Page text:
Mexico is known for its abundant opportunities for beach tourism. Please tell our readers about your favourite tourist destinations in Mexico.

I have heard many times that Mexico is a very sexy country. Whales come here during their mating period and so do Monarch butterflies. And thousands of tourists come to watch the show. Thus, 900,000 tourists went to watch the whales in an area that is hard to access, 380,000 others came to watch the butterflies and 60,000 to watch the whale shark. More and more visitors associate this with a beach and sun vacation or with historical, gastronomic or cultural tourism. If we take ecotourism into consideration, we are talking about a whole range of interesting options.

One of the key attributes of your institution is that it seeks to capitalize on the national territory, even though it has nothing to do with the extraction of natural resources per say. What would you say is the importance of your institution in the development of tourism, since you manage much of the natural richness that tourists seek out?

Mexico is not a conservationist country. It is not a country that prohibits people from touching nature. We do not want to keep pets in cages, but rather to take people to the ecosystems so that they can see the quetzals, the royal eagles, whales, butterflies, jaguars and many other species for themselves. So the Secretariat is mainly looking to develop tourism in a sustainable manner, to stop illegal activity and to be accountable to the citizens who keep asking for more and more from us. Our responsibility is summarized in a six year vision, which aims to make up for past mistakes. Mexico lost the better part of its forests between the 60s and the 90s, and we have to try to recuperate that. We have to recuperate forests and jungles, water, air and biodiversity. And by protecting and caring for resources, and by working with the Mexicans to encourage environmental awareness we can show that we are proud of the resources we are protecting.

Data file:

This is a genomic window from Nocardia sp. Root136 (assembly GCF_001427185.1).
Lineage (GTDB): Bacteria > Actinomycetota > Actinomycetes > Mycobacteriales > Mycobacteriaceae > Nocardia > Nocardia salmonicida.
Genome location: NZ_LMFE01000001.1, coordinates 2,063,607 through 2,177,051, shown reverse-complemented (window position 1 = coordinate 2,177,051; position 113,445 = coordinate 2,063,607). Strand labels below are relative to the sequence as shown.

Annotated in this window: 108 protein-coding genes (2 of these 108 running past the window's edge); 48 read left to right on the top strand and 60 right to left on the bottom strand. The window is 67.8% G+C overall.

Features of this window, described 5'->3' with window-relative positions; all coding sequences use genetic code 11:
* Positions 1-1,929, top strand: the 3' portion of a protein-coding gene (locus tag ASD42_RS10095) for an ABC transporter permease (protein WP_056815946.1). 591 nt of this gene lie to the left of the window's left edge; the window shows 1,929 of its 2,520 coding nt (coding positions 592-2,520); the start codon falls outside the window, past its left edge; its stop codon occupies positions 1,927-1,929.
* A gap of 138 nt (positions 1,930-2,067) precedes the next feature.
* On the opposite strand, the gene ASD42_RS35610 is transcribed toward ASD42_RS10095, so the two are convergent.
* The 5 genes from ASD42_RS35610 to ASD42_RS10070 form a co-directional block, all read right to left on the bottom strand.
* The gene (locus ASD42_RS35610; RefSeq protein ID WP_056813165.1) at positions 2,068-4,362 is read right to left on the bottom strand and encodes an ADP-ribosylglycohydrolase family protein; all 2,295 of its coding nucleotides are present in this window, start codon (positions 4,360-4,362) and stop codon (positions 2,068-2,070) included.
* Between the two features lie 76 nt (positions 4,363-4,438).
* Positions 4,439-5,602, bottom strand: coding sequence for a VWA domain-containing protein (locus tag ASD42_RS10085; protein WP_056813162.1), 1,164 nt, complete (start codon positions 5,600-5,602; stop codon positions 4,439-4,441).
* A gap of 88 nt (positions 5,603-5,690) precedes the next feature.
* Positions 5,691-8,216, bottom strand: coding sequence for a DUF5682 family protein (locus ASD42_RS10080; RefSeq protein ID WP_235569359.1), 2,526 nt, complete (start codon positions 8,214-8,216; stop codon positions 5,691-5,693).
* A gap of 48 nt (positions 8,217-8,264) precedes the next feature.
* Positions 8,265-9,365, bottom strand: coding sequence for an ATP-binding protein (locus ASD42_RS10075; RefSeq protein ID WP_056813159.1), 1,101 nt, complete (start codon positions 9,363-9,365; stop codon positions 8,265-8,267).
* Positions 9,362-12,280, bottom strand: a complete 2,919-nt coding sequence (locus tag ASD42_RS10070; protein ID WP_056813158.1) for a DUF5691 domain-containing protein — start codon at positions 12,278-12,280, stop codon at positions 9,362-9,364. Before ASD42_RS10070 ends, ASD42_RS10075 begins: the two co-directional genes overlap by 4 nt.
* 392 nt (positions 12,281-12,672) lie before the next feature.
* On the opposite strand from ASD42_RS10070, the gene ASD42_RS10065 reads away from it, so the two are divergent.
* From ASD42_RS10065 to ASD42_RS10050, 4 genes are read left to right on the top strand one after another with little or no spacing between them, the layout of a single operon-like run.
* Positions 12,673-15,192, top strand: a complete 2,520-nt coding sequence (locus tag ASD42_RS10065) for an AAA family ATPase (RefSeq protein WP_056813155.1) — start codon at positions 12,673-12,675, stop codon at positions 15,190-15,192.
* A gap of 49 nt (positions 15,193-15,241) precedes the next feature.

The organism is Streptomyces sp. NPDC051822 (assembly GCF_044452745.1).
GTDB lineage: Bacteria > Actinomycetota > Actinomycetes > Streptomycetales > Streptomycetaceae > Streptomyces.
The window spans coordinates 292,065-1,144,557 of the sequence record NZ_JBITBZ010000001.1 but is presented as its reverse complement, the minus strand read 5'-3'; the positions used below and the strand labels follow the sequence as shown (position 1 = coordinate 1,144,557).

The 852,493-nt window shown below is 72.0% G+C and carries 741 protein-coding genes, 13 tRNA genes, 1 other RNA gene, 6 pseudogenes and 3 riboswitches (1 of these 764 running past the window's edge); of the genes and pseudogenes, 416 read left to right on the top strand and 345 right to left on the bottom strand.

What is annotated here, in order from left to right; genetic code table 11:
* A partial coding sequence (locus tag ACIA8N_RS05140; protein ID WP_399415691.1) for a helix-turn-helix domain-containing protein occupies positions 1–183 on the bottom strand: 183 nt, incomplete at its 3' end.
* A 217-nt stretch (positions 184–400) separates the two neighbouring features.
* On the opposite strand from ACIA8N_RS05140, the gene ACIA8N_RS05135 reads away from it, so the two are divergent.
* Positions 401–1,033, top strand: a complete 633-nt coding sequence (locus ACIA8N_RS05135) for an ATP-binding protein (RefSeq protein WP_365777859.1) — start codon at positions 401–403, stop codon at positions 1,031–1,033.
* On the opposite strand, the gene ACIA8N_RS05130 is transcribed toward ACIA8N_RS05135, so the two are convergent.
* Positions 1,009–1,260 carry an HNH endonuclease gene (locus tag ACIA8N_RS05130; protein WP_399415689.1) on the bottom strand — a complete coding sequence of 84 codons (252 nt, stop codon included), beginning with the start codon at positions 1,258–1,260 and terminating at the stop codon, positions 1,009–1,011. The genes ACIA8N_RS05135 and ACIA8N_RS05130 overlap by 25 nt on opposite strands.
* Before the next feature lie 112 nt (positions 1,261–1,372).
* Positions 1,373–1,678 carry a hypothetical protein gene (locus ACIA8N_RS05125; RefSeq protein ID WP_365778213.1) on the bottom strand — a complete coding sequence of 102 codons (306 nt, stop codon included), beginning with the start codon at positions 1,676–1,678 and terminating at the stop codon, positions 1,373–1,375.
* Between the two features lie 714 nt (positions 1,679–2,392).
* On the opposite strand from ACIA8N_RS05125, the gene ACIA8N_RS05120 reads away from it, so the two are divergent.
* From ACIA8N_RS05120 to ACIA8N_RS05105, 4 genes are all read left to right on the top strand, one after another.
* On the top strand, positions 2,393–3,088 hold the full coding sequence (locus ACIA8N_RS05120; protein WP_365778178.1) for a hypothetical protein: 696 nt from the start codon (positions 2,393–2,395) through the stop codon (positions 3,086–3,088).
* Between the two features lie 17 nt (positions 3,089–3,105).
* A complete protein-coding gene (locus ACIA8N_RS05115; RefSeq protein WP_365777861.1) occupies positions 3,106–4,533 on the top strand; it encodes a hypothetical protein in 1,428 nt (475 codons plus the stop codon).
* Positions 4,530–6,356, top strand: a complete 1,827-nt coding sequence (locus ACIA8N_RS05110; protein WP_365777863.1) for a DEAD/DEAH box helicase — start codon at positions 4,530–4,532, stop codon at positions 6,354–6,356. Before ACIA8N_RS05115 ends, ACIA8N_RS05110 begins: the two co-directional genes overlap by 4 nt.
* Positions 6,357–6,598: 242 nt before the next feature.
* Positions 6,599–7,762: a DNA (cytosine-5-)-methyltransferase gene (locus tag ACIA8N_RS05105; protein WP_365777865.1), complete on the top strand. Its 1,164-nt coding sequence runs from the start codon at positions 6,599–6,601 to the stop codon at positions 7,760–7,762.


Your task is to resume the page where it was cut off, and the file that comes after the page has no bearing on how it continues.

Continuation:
This year is the International Year of Forests, so it is important to talk about Mexico’s adherence to the goals of saving and protecting forests. 

The city of Oaxaca will host a gathering of those in charge of protecting 60% of the world’s forests.  We will have forest managers coming in from Russia, Finland, the United States, Canada, Peru, Cameroon, Congo, Brazil and Indonesia. We would like these representatives to have contact with experts, students, forest technicians and agricultural engineers, among others, to tell them how they protect forests in their respective countries and to revive this topic, which was all but forgotten in the 20th century policies. An interesting historic detail is that, ten years ago, Sedesol, the Social Development institution, was in charge of the forests. Sedesol, however, abandoned this area, which was then overseen by the National Forest Commission presided by former President Vicente Fox. When the Commission was left without a budget, a certain MP fought to obtain 100 million pesos in funding for it. That MP was Felipe Calderon. At present, our budget for forest management has increased 16 times.

The gathering I mentioned earlier is called Megafloresta and it consists of a series of meetings, after which there will be visits to the forests that are certified. So it might be interesting to visit an internationally certified forest, where timber is extracted at a reasonable rate, designed to protect the habitat of the jaguar, for example. It is a matter of opening up new opportunities for tourism which do not involve parties or television. This is our vision of environmental policy which we are working to promote these days.

Please share a message with the readers of USA Today about Mexico’s efforts to protect its natural resources.

I have had the honour and the privilege to work with the most environmentally-conscious President in the history of Mexico. In five years, we have increased our budget from 24 to 71 billion pesos. And we have done a lot of good things with this money. We want to remain a country that punishes illegal activity and rewards environmental consciousness. But we still have a lot of work to do.